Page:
Either we are going to give all posters our opinion of the legal position or we are not. I say it like I see it whether the poster is landlord or tenant.

          As others have suggested, failing to point out a defect in a guarantee actually does landlords a disservice as well doing the poster a service.

          As a general principle people should keep to the bargains they make. The principle is not though absolute. Lady Hale summed it up when she said that the law allows you to make an unwise decision, but not an uninformed one.

          If you choose your guarantor carefully, have a well-drafted guarantee which does not try to stitch up the guarantor and follow recommended procedure, you should be able to rely on your guarantee. If you do not do things properly you cannot complain if the guarantor discovers he has a get-out.

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            #20
            Any landlord using an agent to find a tenant is more or less forced to use agent's proceedures and paperwork, and to trust that they have been done correctly. That they usually do foul it up in some way makes it unlikely I and I suspect many others would accept a tenant requiring one that applies to an agent. Be careful what you wish for, lefties.

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              #21
              Observations on the guarantee clauses:

              1. There has to be doubt about whether you can guarantee something which does not exist when you sign the guarantee. As to the consideration expressed see here: http://swarblaw.co.uk/viewtopic.php?f=24&t=9971. The phrase "act for the tenant" just about passes muster.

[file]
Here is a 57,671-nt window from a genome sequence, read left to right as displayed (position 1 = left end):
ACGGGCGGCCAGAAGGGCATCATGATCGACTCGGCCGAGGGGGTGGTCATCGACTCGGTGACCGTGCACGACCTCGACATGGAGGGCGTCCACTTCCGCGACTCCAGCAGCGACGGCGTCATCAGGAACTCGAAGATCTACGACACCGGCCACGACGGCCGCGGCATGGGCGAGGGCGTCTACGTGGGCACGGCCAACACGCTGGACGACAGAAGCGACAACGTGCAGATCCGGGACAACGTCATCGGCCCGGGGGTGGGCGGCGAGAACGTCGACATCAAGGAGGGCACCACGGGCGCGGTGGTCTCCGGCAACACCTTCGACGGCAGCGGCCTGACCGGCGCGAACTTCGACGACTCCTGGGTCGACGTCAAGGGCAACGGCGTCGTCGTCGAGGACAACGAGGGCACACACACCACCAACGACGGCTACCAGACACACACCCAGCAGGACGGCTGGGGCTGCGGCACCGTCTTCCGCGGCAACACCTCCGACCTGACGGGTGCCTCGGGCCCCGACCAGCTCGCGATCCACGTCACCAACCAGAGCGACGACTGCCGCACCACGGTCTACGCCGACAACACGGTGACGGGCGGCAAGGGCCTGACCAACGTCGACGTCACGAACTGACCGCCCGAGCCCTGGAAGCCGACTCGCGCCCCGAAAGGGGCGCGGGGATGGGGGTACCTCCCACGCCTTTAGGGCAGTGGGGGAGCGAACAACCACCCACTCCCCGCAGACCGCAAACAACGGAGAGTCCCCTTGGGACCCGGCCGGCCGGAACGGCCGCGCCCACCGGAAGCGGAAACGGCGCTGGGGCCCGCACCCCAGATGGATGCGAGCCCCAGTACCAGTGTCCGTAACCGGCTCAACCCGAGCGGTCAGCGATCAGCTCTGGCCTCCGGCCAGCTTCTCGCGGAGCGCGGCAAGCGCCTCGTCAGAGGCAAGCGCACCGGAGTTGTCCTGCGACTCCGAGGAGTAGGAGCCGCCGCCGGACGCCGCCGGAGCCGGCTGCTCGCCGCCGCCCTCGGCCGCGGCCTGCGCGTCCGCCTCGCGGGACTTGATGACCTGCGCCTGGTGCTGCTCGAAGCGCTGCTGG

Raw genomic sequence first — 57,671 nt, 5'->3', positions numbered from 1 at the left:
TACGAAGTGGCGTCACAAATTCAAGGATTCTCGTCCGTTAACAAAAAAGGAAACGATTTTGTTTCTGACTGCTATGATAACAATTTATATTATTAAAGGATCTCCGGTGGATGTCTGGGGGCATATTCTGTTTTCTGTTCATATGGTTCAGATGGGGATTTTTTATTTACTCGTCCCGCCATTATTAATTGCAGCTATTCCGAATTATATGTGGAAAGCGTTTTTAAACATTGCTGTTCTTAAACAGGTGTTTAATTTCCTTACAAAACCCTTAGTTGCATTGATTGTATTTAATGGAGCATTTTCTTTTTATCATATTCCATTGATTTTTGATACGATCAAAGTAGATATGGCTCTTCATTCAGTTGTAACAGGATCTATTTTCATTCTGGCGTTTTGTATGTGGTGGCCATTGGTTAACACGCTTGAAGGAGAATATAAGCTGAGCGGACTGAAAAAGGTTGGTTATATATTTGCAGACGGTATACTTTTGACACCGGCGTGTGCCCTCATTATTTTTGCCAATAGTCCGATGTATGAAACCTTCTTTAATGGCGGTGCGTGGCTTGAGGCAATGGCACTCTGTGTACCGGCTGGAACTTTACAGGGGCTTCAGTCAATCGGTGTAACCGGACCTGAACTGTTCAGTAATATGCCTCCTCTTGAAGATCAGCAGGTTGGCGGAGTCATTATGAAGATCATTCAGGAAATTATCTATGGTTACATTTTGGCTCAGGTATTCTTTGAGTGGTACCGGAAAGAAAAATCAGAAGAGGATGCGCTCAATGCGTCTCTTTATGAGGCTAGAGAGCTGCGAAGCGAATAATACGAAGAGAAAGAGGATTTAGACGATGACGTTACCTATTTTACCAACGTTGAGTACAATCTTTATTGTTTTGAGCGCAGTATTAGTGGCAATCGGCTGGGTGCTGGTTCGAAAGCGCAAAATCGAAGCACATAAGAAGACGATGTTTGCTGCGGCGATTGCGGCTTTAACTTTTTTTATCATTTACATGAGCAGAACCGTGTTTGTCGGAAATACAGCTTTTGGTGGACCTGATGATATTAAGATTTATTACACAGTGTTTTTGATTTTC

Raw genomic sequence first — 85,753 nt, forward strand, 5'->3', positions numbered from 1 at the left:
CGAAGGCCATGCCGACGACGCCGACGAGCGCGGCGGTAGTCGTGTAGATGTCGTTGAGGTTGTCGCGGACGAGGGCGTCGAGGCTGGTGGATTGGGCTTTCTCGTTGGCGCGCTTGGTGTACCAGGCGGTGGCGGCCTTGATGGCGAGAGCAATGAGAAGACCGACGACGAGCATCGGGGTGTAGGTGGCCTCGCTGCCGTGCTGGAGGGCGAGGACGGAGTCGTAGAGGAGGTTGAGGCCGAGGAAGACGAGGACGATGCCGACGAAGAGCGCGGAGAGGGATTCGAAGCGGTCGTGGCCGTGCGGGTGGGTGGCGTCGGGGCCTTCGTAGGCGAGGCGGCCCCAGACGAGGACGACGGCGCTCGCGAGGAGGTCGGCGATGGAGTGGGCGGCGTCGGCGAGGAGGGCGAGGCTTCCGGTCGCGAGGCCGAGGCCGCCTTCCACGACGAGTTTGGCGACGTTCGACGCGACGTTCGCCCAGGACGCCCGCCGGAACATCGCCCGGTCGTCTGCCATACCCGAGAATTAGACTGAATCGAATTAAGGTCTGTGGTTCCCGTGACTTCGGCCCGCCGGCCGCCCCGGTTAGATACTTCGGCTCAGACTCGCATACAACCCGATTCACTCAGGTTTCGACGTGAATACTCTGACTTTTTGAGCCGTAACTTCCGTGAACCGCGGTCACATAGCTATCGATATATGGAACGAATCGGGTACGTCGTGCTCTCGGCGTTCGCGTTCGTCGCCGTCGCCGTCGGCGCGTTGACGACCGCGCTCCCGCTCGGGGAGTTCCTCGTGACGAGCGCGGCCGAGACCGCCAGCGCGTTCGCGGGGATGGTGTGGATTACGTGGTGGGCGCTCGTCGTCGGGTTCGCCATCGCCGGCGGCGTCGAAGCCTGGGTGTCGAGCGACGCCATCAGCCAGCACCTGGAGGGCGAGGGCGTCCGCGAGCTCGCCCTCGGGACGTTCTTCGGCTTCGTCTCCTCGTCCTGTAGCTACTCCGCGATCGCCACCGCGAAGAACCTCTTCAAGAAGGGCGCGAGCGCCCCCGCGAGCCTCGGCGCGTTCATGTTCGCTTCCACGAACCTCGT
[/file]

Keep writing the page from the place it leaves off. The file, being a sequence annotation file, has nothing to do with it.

2. This allows the landlord to slip in a tenant unknown to the guarantor.

              3. Quite inappropriate.

              4. "The Rent" is not (as implied by the capital letter) defined. However, it has to be implicit that it means the rent payable under the tenancy. Otherwise the clause is fine subject to clause 6.

              5. No comment.

              6. This could unravel the whole thing. "Whichever is the longer" should be "whichever is the earlier", but that is not what is potentially fatal. Clause 4 say the guarantor has to cover any unpaid rent. "Rent" has to mean the rent payable under the agreement yet to be entered into. This clause seeks to extend it to all future rent payable in respect of the property by the tenant. tThat brings in again the above point: There has to be doubt about whether you can guarantee something which does not exist when you sign the guarantee. Apart from that, whilst it is legally possible to guarantee an arrangement that continues indefinitely (e.g. a periodic tenancy) the guarantor needs to understand very clearly that that is what he is undertaking. In this case the guarantor made it clear he was only willing to cover a fixed term, so the guarantee does not reflect what was agreed. Can clause 6 be hived off to leave clause 4 to stand on its own? I would suggest not as the clear intention is to impose a single obligation so that if clause 6 is found to be unreasonable clause 4 (and accordingly the whole guarantee) falls with it. Of course if the guarantee fails anyway because you cannot guarantee something which does not exist at the date of the guarantee the question is academic.

              7. I have not checked whether you can opt out of the Regulations.

              8. It seems that the agreement entered into was not in the same form as the copy supplied. That has to be another string to the guarantor's bow, especially if the differences are significant.

              9. No comment.

              The document was not executed as a deed nor was any consideration expressed. The point is well worth making. The landlord may not know about section 3 of the Mercantile Law Amendment Act 1856 - it never came to my notice during 30 odd years in the law!